On the other hand, surgical strikes against resistance leaders, such as Israel's targeted killings of Hamas leaders Sheikh Ahmed Yassin and Abdel Aziz Rantisi, enervate rather than energize the Islamist side. When the long arm of Israeli vengeance can reach into the heart of the enemy camp, the Islamists are humiliated and thus weakened. Intelligence is the decisive variable in the equation, and the poor state of America's spy agencies, acknowledged by the CIA's George Tenet, has been the Achilles Heel of the coalition, as I argued in Why America is losing the intelligence war (Nov 11, 2003). But I also predicted that America's deficient capacity for human intelligence would make Washington depend more upon Israel. Precisely that appears to be happening.

Nations have interests, not friends, observed Otto von Bismarck, and it is commonality of interest that brings Washington and Jerusalem together. A host of Western commentators attacked President George W Bush for taking the Israeli side over settlements and the Palestinian right of return, on the grounds that it humiliated the Arab world, and a plethora of Muslim voices bemoan their humiliation at the hands of the United States.

Much, much more is to come. The "rope-a-dope" tactic Dr Mansoor cites can work both ways. Israel offers many things to Washington, including Arab-language translators, intelligence operatives, and tactical expertise in urban search-and-destroy missions. But its transcendent value to American strategy lies not in what it does, but what it is, namely an ever-present source of humiliation to the Muslim sense of self-worth. The price of recalcitrance, Bush has told the Palestinians and indirectly the Arab world at large, is that some part of the Dar al-Islam has fallen to Jewish hands for the indefinite future.

Analysts unfriendly to the Muslim world speak of a "pride-and-honor culture", in which the prickliness of the Arab street regarding the Palestine issue and so-called honor killings are supposed manifestations of the same social traits. There is another way to look at the matter. Among the world's religions Christianity and Islam alone have the capacity for mass absorption of converts from different races and ethnic groups. It is hard to tell which of the two is growing faster. One of them will be the world's dominant religion in the 21st century. There is a radical difference between Islamic and Christian conversion. Both seek to supercede Judaism, but in different ways. Christianity offers a New Israel, called out from among the nations by the sacrifice of Jesus Christ. Because God's love for mankind is the premise of the New Israel, there is a limit to Christian tolerance for bloodshed. To propose open genocide, the Nazis had to repudiate Christianity and embrace paganism only.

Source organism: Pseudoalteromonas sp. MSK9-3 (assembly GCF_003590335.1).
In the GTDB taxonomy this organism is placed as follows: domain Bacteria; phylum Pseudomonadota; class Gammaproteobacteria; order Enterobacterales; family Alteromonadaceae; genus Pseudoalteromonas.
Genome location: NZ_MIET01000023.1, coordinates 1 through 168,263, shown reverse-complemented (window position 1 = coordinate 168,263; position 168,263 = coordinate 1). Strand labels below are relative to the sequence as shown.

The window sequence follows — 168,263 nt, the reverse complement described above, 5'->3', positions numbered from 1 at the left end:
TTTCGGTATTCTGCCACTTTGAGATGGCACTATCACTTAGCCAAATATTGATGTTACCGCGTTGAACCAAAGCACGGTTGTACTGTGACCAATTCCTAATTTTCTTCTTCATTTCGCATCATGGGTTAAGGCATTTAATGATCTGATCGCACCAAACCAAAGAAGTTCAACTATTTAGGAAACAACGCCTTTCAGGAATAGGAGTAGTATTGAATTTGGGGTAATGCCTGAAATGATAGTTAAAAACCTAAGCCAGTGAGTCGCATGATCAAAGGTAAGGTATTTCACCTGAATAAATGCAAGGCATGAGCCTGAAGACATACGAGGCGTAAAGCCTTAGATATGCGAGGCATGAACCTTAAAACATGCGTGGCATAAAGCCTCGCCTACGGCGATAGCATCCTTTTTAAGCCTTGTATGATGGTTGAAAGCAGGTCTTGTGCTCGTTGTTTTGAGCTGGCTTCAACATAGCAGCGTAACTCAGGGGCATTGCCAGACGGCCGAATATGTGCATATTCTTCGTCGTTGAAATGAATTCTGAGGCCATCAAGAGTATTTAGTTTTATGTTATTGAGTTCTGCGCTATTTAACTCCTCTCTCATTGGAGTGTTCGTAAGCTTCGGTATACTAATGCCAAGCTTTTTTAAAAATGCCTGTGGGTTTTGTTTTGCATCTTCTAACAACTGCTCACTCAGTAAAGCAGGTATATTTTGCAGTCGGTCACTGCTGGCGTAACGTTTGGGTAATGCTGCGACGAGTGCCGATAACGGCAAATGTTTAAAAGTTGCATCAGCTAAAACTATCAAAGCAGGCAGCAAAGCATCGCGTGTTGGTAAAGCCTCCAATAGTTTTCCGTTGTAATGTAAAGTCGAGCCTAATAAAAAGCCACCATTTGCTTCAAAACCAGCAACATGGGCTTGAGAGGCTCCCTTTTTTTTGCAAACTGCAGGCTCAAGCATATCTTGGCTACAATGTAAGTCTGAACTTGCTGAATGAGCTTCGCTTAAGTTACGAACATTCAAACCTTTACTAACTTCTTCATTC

The Christian's participation in the vicarious sacrifice of the Cross offers salvation at the end of the soul's journey. Christian practice puts enormous effort into sustaining the conviction of the promise of the Kingdom of Heaven: prayers, hymns, cathedrals, paintings, and so forth. No such concept of individual spiritual transformation exists in mainstream Islam. The individual submits wholly to Allah, who controls all things without qualification. That is Islam's enormous strength; the individual believer can leave behind the carping self-doubt of the Christians. For the same reason, however, setbacks to the Ummah are a challenge to the faith of every believer, for all events are in the hands of Allah, not those who have submitted to His will. Success therefore is a theological necessity for Islam. Humiliation for Jews and Christians is a chastisement from God; did not Christ accept His humiliation on the cross? For Islam, humiliation is a refutation of the faith itself.

For a generation, Western policy towards the Muslim world has emphasized deference towards Muslim sensibilities, the Bush White House emphatically included. It does not occur to Muslim radicals that their enhanced status in the Islamic world might prompt the West to undertake the opposite, namely to humiliate some aspects and some leaders of Islam, if not the religion itself. The Islamists' vision of the future is audacious, as Dr Mansoor recounts:
Irrespective of their color, religion, or culture, we can see that their foothold and leadership methods are taking hold. This has been transferred across the world to China, South America, the Middle East, the Far East, South Asia, as well as the Central Asian republics. The general dismay coupled with the dividing lines of rich and poor in the world and the complexities of culture and capitalism are allowing their message to gain ground steadily. This means more recruits, more audacious plans in the pipeline, and even more difficulty in using third generation forces to counter fourth generation asymmetric threats which appear and disappear like ghosts. The question for me is not the method of implementation, widely regarded as terrorism, throughout the world. This has always been in existence. The question for me is the message and why it is so blindingly powerful. The message provides the impetus to the heart, and perception drives the mind into the court of the Islamist.
Again, the opposite may be the case. Muslims of different ethnicity and sect are more likely to fall out when the credibility of the Islamists suffers a reverse. During the past week, the United States has for the first time humiliated the Islamic world openly and without compunction, in the small matter of the West Bank settlements. If it continues in this direction, Dr Mansoor's scenario may not work out as he expects.

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Apr 27, 2004